RICHMOND, Virginia, May 15, 2019 (LifeSiteNews) – In a rare reversal, the federal judge who struck down part of a decades-old Virginia requirement Monday that only licensed physicians could commit abortions in the first trimester has vacated his own order a week later, stating that more information is necessary to render a sound verdict.
The Virginia League for Planned Parenthood and a group of medical centers sued the state over the 1975 law last summer, arguing it and other abortion regulations were burdensome and medically unnecessary. Last week, U.S. District Judge Henry Hudson ruled in part against the law on the grounds that the rule was “unduly burdensome” in the first trimester but not later in pregnancy.
On Tuesday, however, Hudson vacated his own order, The Washington Post reported, and offered both sides the opportunity to make their case at trial next week.
“On further review, the Court is of the opinion that summary judgment was improvidently awarded,” he wrote. “Rather, on further consideration, whether the ‘Physicians-Only Law’ presents an undue burden to Virginia women who seek an abortion is a material fact that is genuinely in dispute.”
“Whatever the full explanation, we're thrilled that Judge Hudson took this extraordinary step to reverse his earlier decision that jeopardized women's health, nullified our laws, and provided another free pass to the abortion facilities,” the Family Foundation of Virginia responded in a statement. “Unfortunately, when we have an Attorney General who acts out of loyalty to a favored special interest instead of fidelity to the law, initial impressions of the court can become distorted. That seems to have played a role here.”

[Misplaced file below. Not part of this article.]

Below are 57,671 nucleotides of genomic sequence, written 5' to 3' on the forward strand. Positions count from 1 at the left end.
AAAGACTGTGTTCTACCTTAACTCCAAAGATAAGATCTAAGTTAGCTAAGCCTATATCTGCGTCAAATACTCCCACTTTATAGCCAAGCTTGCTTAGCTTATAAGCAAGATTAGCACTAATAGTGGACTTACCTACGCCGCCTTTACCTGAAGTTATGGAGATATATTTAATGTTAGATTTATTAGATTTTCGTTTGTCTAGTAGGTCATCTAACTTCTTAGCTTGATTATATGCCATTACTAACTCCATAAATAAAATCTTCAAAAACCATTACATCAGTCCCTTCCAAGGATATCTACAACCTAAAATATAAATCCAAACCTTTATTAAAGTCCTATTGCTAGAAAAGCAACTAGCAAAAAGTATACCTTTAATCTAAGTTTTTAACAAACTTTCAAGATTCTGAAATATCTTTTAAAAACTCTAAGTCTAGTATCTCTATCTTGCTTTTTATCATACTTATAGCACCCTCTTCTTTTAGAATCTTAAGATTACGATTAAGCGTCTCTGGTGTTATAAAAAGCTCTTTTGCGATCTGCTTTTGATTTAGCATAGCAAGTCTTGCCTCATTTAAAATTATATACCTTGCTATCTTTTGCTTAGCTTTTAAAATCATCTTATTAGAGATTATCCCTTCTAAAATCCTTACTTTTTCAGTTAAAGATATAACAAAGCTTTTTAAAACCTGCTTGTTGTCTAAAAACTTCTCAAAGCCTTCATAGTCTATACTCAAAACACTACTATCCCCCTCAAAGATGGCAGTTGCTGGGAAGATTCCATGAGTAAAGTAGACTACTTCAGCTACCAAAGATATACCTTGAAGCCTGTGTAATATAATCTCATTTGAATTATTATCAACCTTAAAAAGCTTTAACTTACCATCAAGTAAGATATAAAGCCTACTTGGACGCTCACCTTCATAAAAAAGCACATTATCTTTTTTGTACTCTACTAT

Undeterred, Center for Reproductive Rights lead attorney Jenny Ma told the Post that she would present at trial the “overwhelming evidence that medical professionals other than physicians can safely and effectively provide abortion care.”
Pro-lifers argue that relaxing the criteria for who can commit abortions will both increase the number of abortions in the state and put abortion-seeking women in greater danger by subjecting them to abortionists with less training or experience. Infamous Philadelphia abortionist Kermit Gosnell, for instance, delegated parts of the abortion process such as administering anesthesia to non-physician employees, one of whom was only 15 years old.
“Abortion through birth isn't enough for the abortion industry,” Family Foundation of Virginia president Virginia Cobb previously said. “Now it wants to increase its profit margin by not having to pay for doctors to do surgery.”
Other questions over the law’s ultrasound and waiting period provisions are slated to be taken up on May 20.
Virginia’s government is currently presided over by Democrat Gov. Ralph Northam, one of the most infamously pro-abortion politicians in the country due to his defense of a bill that would have effectively allowed infanticide. But unfettered abortion on demand continues to receive pushback from Republican lawmakers, who last month blocked Northam’s budget proposal that would have restored taxpayer funding of abortion.